Do any of you sleep on the job? Do you wish you could? With a six-month-old baby at home neither my wife nor I are always getting a full night’s rest. Sometimes I’m so sleepy at work I think if I could just close my eyes and snooze for 20 minutes it would really help. I have an office with big glass windows, facing both inside the building and outside. I have seriously contemplated putting up window coverings of some sort and bringing in a sleeping bag and pillow. I could nap during lunch? Would 20 or 30 minutes do more harm than good? What do you think?
Here’s a Newsweek article on this subject:
Asleep on the Job: Sleeping pods at the Empire State Building in New York
Says Newsweek: If Kristine Johnson gets fewer than seven hours of sleep at night, she barely makes it through the workday. So when that happens, Johnson, a 33-year-old San Francisco office manager, takes a nap. She’s slept in a lawn chair on the roof of her office, in a locked private bathroom (with just a pillow for support) and in her car. Johnson naps at work only twice a month, but it makes a noticeable difference, she says. “It makes me more alert and better able to do my job,” she says.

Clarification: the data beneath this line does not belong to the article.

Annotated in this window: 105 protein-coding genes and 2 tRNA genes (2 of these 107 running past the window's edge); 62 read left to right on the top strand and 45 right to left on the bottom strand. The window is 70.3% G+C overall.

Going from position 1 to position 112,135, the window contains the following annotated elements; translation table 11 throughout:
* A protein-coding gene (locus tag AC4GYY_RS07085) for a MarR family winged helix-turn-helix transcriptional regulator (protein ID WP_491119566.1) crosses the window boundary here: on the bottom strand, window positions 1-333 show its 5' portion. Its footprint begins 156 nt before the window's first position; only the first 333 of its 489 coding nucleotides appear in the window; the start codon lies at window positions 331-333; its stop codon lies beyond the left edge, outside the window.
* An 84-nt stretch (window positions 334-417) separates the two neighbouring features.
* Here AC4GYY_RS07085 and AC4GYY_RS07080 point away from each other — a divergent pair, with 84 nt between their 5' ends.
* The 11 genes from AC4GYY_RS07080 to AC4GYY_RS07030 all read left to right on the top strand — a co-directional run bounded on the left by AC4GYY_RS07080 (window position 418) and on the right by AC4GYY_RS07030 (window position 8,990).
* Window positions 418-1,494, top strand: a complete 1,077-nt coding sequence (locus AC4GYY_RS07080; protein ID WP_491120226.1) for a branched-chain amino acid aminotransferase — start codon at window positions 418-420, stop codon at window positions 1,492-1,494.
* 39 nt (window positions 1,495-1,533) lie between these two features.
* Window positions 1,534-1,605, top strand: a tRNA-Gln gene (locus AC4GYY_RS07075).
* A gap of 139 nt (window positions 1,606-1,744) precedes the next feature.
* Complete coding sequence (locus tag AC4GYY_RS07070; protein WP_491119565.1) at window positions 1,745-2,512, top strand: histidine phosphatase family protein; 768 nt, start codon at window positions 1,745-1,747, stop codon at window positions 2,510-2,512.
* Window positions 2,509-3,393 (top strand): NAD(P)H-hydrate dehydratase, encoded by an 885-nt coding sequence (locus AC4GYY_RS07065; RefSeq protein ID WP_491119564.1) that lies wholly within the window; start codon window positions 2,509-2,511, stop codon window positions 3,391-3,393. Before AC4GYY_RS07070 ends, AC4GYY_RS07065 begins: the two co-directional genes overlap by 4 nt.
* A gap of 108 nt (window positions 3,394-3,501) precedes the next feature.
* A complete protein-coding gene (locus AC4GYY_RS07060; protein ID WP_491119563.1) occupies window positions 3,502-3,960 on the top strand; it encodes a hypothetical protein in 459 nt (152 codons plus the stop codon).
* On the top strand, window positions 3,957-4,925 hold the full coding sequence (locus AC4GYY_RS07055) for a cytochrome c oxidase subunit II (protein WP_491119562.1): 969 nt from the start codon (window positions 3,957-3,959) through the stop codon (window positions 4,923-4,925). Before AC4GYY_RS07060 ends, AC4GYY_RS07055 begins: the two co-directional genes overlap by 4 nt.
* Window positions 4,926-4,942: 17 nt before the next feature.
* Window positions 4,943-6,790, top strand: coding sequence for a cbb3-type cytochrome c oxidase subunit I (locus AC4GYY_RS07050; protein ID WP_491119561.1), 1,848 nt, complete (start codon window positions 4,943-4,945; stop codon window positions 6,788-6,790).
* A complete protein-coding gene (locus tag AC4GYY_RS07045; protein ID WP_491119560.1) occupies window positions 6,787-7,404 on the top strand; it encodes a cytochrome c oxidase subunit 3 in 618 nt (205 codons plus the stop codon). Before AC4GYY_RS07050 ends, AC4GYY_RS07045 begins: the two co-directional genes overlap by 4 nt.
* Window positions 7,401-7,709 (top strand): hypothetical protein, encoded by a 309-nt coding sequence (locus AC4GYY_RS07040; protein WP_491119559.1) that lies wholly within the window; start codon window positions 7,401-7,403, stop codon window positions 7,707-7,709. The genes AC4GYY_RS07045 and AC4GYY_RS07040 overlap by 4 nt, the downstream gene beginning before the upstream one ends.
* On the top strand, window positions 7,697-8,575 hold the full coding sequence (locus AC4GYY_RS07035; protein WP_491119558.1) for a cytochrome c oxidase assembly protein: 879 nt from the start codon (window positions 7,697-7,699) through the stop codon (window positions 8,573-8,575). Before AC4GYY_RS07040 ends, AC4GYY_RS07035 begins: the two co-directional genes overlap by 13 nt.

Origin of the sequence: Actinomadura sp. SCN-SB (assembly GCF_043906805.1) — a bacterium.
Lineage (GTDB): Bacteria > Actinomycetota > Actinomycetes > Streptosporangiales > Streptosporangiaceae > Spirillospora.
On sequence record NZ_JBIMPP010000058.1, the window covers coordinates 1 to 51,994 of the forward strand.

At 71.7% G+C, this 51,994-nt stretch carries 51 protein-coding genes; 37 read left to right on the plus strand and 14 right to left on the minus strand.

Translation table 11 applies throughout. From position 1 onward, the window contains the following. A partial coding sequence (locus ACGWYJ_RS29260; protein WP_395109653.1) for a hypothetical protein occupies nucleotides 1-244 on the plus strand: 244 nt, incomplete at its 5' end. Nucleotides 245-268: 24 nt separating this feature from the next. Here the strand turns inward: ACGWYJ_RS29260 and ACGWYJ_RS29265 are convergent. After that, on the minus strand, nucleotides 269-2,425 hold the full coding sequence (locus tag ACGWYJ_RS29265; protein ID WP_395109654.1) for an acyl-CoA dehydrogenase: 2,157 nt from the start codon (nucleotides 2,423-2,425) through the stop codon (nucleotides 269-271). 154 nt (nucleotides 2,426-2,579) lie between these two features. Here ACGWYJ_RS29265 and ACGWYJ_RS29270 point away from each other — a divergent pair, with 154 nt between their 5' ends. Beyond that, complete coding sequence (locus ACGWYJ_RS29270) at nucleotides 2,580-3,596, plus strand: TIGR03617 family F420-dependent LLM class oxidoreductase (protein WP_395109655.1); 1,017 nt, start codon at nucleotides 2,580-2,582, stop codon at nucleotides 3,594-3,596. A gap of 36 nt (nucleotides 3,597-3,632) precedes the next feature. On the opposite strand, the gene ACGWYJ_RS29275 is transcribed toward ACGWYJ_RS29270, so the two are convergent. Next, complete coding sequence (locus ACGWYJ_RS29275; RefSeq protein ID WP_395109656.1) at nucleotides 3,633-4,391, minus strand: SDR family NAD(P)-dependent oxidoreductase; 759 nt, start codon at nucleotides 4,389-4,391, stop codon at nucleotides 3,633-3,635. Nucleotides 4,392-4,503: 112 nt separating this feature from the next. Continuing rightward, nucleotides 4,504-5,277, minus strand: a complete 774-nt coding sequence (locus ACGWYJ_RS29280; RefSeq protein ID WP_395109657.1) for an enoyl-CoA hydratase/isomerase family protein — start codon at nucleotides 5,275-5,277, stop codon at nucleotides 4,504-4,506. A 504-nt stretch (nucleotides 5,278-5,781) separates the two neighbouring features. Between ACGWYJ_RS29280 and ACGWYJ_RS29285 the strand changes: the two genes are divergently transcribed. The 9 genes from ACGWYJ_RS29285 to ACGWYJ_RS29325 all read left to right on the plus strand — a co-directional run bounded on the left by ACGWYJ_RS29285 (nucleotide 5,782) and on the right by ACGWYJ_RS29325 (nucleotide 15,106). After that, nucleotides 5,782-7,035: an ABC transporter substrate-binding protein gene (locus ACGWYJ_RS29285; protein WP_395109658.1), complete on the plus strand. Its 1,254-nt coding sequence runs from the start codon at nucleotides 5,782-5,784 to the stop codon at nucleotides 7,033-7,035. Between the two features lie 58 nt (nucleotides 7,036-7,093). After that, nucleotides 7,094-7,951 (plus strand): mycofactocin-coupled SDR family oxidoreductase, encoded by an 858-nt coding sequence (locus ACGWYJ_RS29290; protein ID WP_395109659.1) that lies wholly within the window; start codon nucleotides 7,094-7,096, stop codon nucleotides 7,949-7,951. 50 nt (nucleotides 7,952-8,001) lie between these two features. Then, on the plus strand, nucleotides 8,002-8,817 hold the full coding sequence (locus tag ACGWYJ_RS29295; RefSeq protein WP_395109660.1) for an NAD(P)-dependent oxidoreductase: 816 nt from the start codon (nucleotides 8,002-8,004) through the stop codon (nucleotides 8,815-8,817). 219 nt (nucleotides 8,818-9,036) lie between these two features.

She’s in good company. In March, the National Sleep Foundation reported that 37 percent of Americans nap during the day. About a third of the people surveyed by the NSF said their workplace permitted naps, and more than a quarter said they would sleep at work if their employer let them. Work-time napping has seen enough of a popularity boost to fill its own business niche: Yelo, a New York City store that opened last year, has private rooms with sleep pods for quick naps ($15 for 20 minutes). Its founder, Nicolas Ronco, plans to expand to three New York City locations next year and then to other cities.
Naps do more than make up for lost sleep. They increase creativity, memory and alertness, says Sara Mednick, a professor of psychiatry at the University of California, San Diego, and author of “Take a Nap! Change Your Life.” A recent six-year study of 23,500 healthy adults by the Harvard School of Public Health and the University of Athens Medical School showed that taking naps at least three days per week reduced coronary mortality by 37 percent.
So… what do you think? Is it time for a power nap?